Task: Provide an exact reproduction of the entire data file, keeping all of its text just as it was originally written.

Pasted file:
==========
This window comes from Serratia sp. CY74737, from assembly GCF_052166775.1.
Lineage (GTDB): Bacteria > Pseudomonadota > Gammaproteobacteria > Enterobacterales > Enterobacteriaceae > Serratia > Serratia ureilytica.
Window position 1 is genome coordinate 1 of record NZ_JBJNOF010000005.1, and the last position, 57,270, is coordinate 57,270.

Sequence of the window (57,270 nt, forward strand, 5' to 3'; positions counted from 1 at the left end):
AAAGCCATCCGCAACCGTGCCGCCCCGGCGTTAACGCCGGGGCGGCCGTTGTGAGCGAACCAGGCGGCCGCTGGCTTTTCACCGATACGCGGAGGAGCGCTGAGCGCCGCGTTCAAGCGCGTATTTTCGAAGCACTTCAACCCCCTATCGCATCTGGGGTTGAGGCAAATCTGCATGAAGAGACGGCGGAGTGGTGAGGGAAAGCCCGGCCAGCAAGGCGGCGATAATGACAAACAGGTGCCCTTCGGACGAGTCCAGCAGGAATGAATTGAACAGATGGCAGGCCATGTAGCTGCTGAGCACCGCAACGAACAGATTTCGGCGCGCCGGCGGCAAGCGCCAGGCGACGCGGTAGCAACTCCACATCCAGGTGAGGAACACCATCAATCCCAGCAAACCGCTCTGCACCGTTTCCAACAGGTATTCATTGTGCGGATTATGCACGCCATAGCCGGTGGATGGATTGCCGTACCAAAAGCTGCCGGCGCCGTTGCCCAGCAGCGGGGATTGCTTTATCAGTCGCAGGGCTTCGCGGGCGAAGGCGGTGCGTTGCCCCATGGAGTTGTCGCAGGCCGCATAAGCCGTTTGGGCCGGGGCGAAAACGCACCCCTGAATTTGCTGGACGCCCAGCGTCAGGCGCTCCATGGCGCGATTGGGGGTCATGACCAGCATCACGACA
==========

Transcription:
This window comes from Serratia sp. CY74737, from assembly GCF_052166775.1.
Lineage (GTDB): Bacteria > Pseudomonadota > Gammaproteobacteria > Enterobacterales > Enterobacteriaceae > Serratia > Serratia ureilytica.
Window position 1 is genome coordinate 1 of record NZ_JBJNOF010000005.1, and the last position, 57,270, is coordinate 57,270.

Sequence of the window (57,270 nt, forward strand, 5' to 3'; positions counted from 1 at the left end):
AAAGCCATCCGCAACCGTGCCGCCCCGGCGTTAACGCCGGGGCGGCCGTTGTGAGCGAACCAGGCGGCCGCTGGCTTTTCACCGATACGCGGAGGAGCGCTGAGCGCCGCGTTCAAGCGCGTATTTTCGAAGCACTTCAACCCCCTATCGCATCTGGGGTTGAGGCAAATCTGCATGAAGAGACGGCGGAGTGGTGAGGGAAAGCCCGGCCAGCAAGGCGGCGATAATGACAAACAGGTGCCCTTCGGACGAGTCCAGCAGGAATGAATTGAACAGATGGCAGGCCATGTAGCTGCTGAGCACCGCAACGAACAGATTTCGGCGCGCCGGCGGCAAGCGCCAGGCGACGCGGTAGCAACTCCACATCCAGGTGAGGAACACCATCAATCCCAGCAAACCGCTCTGCACCGTTTCCAACAGGTATTCATTGTGCGGATTATGCACGCCATAGCCGGTGGATGGATTGCCGTACCAAAAGCTGCCGGCGCCGTTGCCCAGCAGCGGGGATTGCTTTATCAGTCGCAGGGCTTCGCGGGCGAAGGCGGTGCGTTGCCCCATGGAGTTGTCGCAGGCCGCATAAGCCGTTTGGGCCGGGGCGAAAACGCACCCCTGAATTTGCTGGACGCCCAGCGTCAGGCGCTCCATGGCGCGATTGGGGGTCATGACCAGCATCACGACA